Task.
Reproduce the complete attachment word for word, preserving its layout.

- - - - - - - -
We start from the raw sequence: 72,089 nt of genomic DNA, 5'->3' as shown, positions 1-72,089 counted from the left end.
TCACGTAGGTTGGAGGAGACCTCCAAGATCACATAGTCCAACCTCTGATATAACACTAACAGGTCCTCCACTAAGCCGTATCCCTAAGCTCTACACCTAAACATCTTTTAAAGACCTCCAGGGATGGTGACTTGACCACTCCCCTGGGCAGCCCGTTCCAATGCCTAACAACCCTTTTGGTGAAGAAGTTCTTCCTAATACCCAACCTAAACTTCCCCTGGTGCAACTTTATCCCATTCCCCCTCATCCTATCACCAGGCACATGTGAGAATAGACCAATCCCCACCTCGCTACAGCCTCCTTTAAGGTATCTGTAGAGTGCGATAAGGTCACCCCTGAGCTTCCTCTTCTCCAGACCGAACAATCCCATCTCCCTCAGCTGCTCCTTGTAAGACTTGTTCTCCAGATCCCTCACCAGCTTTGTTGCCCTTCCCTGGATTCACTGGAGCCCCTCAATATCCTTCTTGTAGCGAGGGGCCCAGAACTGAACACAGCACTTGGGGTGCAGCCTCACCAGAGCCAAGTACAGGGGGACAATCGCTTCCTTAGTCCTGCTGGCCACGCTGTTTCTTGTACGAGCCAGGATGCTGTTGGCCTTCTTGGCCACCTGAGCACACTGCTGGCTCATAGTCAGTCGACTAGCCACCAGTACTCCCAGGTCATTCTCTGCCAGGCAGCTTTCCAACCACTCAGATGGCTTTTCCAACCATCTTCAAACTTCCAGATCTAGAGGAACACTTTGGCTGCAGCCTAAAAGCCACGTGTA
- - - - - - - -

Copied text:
We start from the raw sequence: 72,089 nt of genomic DNA, 5'->3' as shown, positions 1-72,089 counted from the left end.
TCACGTAGGTTGGAGGAGACCTCCAAGATCACATAGTCCAACCTCTGATATAACACTAACAGGTCCTCCACTAAGCCGTATCCCTAAGCTCTACACCTAAACATCTTTTAAAGACCTCCAGGGATGGTGACTTGACCACTCCCCTGGGCAGCCCGTTCCAATGCCTAACAACCCTTTTGGTGAAGAAGTTCTTCCTAATACCCAACCTAAACTTCCCCTGGTGCAACTTTATCCCATTCCCCCTCATCCTATCACCAGGCACATGTGAGAATAGACCAATCCCCACCTCGCTACAGCCTCCTTTAAGGTATCTGTAGAGTGCGATAAGGTCACCCCTGAGCTTCCTCTTCTCCAGACCGAACAATCCCATCTCCCTCAGCTGCTCCTTGTAAGACTTGTTCTCCAGATCCCTCACCAGCTTTGTTGCCCTTCCCTGGATTCACTGGAGCCCCTCAATATCCTTCTTGTAGCGAGGGGCCCAGAACTGAACACAGCACTTGGGGTGCAGCCTCACCAGAGCCAAGTACAGGGGGACAATCGCTTCCTTAGTCCTGCTGGCCACGCTGTTTCTTGTACGAGCCAGGATGCTGTTGGCCTTCTTGGCCACCTGAGCACACTGCTGGCTCATAGTCAGTCGACTAGCCACCAGTACTCCCAGGTCATTCTCTGCCAGGCAGCTTTCCAACCACTCAGATGGCTTTTCCAACCATCTTCAAACTTCCAGATCTAGAGGAACACTTTGGCTGCAGCCTAAAAGCCACGTGTA